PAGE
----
Until a few days ago, Santa Cruz-based BlueBeat was a largely unknown streaming music site. Then the Beatles catalog went on sale -- at a quarter per song -- and BlueBeat became a national headline.
A federal court in Los Angeles this week issued a temporary restraining order against the site, which earlier in the week had been hit with a copyright infringement lawsuit by EMI’s Capitol Records, the Beatles’ U.S. label.
The order set back, at least initially, a novel legal argument advanced by BlueBeat that songs produced through digital regeneration are akin to songs performed by “cover” bands and therefore do not run afoul of copyright law. BlueBeat had argued in court filings that its downloads were legal because the company had created entirely new versions by a computer through a process called “psychoacoustic simulations,” which makes the recreated songs sound just like the original recordings.
“We analyze them and then synthesize new songs, just as you would read a book and write an article,” BlueBeat Chief Executive Hank Risan told Pop & Hiss on Friday. The site’s “intention,” he added, “is to create a live performance, as if you are there listening to the actual performers doing the work as opposed to a copy or a phonorecord or CD of the work.”
But the court didn’t buy it. On Thursday, U.S. District Court Judge John F. Walter sided with EMI. “Plaintiffs have ... produced sufficient evidence demonstrating that defendants copied protected elements of their recordings,” read the ruling. “Indeed, screenshots from BlueBeat’s website show track titles, with the same names as the plaintiff’s copyrighted works.”
A spokeswoman for EMI said the company would not comment on the legal proceedings.
Lawyers for Capitol called BlueBeat’s justification “nonsensical” and “completely false,” and that it “deliberately misconstrues the Copyright Act … and ultimately confirms that defendants are in fact copying, distributing, and publicly performing plaintiff’s copyrighted and pre-1972 sound recordings without license or authorization.”
“In essence,” Capitol’s reply states, “what defendants seem to be arguing is that because they copied plaintiffs’ sound recordings using their own proprietary technology, they have created a ‘new,’ ‘independently fixed’ sound recording. That is wrong.”
My colleague Randy Lewis and I worked together on this story for Saturday’s Business section, which also offers the opinions of some legal experts on the matter. Below, you will find the complete Q&A with BlueBeat’s Risan.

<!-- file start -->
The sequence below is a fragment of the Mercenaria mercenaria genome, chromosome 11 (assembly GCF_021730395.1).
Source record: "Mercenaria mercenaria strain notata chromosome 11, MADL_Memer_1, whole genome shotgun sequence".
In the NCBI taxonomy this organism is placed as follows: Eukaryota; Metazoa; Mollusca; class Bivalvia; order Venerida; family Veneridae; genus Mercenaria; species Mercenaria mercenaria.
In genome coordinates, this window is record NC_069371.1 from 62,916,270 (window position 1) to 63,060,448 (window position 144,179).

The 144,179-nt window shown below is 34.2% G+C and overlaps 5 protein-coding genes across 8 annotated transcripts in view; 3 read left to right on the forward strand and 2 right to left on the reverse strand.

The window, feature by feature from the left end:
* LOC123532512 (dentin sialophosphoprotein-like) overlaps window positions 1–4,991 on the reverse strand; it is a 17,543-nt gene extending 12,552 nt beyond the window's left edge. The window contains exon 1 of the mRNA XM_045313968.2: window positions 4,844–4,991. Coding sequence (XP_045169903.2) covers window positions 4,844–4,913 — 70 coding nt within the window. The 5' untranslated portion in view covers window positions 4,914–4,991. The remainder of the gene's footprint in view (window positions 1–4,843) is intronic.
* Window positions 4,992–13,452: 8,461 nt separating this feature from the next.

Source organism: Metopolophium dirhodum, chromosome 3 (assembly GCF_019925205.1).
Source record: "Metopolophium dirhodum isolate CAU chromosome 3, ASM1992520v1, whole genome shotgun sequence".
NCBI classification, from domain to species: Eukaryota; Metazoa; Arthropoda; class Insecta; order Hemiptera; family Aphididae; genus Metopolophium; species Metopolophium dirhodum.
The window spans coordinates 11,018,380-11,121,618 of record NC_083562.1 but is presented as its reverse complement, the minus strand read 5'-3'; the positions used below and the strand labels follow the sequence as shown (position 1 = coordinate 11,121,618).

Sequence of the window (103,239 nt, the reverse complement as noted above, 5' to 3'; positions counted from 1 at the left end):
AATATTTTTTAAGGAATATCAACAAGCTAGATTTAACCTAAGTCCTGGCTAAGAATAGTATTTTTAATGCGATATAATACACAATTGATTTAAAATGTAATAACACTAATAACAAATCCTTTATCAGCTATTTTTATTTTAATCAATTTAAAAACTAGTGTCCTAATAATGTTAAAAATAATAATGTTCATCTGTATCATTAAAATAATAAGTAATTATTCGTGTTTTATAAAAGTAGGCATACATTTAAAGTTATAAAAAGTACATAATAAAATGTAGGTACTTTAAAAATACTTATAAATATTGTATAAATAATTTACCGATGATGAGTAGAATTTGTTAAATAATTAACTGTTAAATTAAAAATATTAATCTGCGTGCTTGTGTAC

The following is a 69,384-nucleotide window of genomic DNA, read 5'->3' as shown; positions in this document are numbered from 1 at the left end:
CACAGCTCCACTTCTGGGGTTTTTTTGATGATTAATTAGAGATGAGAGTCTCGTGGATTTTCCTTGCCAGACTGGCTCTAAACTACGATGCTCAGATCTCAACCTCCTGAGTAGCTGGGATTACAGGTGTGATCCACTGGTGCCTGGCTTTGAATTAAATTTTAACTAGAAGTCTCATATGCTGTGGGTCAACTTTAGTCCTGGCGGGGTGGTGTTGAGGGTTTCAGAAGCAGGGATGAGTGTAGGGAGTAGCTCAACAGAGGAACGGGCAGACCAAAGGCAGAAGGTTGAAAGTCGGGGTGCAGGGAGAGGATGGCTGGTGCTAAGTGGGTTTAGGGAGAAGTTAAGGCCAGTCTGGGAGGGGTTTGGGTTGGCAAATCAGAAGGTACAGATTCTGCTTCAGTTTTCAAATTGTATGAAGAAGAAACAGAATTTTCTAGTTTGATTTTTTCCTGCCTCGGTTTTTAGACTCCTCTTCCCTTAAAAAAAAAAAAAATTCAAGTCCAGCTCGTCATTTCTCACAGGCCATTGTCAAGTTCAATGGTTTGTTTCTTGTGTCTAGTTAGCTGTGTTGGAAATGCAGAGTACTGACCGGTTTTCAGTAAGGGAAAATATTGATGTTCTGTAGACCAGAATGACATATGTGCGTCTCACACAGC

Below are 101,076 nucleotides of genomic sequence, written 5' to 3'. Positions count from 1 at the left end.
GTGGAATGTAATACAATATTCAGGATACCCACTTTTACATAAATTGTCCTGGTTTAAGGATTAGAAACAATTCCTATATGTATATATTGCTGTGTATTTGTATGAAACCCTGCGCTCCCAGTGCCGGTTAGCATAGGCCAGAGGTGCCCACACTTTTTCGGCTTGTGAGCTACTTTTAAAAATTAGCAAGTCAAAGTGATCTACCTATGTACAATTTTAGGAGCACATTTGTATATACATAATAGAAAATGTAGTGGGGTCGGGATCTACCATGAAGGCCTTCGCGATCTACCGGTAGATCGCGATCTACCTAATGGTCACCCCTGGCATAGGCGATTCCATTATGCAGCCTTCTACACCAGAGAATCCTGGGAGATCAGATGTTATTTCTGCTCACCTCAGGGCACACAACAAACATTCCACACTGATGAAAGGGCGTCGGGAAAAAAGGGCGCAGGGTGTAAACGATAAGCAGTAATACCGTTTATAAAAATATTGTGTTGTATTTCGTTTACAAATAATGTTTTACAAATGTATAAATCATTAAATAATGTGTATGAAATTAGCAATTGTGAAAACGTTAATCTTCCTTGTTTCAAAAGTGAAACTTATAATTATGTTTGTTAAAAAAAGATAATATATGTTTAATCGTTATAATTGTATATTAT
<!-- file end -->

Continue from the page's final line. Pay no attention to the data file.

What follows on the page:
The company’s founder called me and said he was willing to discuss the issues on-the-record. What follows is the result of our 40-minute conversation, in which Risan goes into detail on “psychoacoustic simulation.”
BlueBeat, a 20-person company, Risan said, dates to 2002, but sold downloads for only about one week. At the start of our conversation, Risan, a mathematician who told The Times in 2003 that he has made and lost millions of dollars trading securities, said he had licenses with all the major music publishers.He added that his right to sell downloads was protected under the federal Copyright Act.
That’s where we pick it up.
You say you have licenses to sell music because of the federal copyright law, but you don’t have any agreements with any record label?
No. We don’t transmit their recordings. We’ve created independent recordings that don’t require it. Even so, we do pay royalties to SoundExchange for the EMI content that we transmit, as well as to the publishers of the EMI content, which we perform.
To the untrained ear, the recordings on your site sound pretty similar to the original recordings.
They do sound similar, to some extent. If you actually listen to our 320 [Kbps MP3] recordings versus the actual CDs, you’ll hear a remarkable difference. They’re created with the intention of recreating a live musical performance. When you listen to them, they’re done in a virtual soundstage of using psychoacoustic simulation, and the intention is to create a live performance -- as if you are there listening to the actual performers doing the work as opposed to a copy or a phonorecord or CD of the work.